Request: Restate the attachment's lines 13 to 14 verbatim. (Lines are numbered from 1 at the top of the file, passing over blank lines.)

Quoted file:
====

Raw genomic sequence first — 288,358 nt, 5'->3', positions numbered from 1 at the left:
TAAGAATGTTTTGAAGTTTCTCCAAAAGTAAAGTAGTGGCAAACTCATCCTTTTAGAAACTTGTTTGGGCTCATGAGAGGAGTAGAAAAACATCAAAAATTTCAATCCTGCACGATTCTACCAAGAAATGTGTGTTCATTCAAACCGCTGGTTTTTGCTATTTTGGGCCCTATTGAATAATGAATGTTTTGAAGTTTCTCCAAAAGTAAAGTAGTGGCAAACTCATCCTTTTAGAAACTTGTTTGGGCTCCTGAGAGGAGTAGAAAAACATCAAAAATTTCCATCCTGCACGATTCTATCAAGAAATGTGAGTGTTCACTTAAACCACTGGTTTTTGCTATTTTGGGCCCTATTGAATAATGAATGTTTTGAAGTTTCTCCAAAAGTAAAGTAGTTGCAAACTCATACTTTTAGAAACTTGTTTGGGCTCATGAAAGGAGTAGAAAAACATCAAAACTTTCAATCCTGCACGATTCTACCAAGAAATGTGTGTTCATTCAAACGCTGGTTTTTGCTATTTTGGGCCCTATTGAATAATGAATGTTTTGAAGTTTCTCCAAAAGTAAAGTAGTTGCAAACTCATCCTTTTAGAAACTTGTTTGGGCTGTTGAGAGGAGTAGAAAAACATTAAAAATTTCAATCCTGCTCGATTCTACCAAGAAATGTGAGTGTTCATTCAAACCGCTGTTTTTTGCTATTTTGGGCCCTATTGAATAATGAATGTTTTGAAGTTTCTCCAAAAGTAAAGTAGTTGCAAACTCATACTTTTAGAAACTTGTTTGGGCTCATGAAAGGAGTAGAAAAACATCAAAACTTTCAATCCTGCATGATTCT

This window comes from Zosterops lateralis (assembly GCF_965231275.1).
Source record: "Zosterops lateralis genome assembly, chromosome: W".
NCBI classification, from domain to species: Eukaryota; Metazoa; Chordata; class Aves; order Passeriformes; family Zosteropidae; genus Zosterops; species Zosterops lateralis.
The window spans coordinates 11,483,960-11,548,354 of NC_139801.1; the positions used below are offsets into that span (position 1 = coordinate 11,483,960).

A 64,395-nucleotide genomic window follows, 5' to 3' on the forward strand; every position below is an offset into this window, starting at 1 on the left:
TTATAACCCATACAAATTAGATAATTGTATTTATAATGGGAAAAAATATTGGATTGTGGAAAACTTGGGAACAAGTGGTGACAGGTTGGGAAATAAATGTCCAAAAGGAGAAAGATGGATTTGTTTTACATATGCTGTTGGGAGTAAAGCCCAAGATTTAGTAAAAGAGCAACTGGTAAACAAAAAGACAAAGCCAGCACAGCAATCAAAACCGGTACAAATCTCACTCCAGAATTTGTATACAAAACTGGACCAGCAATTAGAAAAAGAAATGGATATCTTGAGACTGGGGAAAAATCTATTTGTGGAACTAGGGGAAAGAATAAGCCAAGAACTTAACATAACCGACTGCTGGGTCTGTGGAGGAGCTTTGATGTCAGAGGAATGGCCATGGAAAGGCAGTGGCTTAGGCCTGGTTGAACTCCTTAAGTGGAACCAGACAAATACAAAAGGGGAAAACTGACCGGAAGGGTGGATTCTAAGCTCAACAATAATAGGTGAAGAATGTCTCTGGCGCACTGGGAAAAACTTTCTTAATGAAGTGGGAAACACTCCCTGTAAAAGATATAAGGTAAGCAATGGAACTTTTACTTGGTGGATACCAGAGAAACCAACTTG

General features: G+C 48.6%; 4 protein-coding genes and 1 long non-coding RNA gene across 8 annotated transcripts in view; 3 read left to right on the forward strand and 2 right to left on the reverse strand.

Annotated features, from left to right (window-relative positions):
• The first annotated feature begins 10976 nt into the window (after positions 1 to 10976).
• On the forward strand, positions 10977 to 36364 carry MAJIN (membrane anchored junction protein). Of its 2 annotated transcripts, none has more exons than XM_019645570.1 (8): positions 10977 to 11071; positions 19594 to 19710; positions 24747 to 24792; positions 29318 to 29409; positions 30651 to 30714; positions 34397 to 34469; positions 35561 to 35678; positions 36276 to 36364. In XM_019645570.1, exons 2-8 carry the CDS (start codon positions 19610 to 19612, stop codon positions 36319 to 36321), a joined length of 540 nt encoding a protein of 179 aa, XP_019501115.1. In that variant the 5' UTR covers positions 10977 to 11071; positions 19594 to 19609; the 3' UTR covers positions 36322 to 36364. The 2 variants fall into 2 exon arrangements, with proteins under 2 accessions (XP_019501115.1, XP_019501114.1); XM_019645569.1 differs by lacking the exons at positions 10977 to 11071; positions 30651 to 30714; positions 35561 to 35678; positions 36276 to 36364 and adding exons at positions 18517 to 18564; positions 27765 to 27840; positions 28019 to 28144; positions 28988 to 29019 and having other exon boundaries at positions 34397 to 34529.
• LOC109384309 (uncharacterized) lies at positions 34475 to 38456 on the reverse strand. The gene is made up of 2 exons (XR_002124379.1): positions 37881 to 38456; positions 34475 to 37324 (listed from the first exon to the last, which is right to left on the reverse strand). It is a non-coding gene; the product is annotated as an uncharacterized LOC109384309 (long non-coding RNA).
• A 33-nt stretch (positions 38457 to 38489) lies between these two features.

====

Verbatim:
• LOC109384309 (uncharacterized) lies at positions 34475 to 38456 on the reverse strand. The gene is made up of 2 exons (XR_002124379.1): positions 37881 to 38456; positions 34475 to 37324 (listed from the first exon to the last, which is right to left on the reverse strand). It is a non-coding gene; the product is annotated as an uncharacterized LOC109384309 (long non-coding RNA).
• A 33-nt stretch (positions 38457 to 38489) lies between these two features.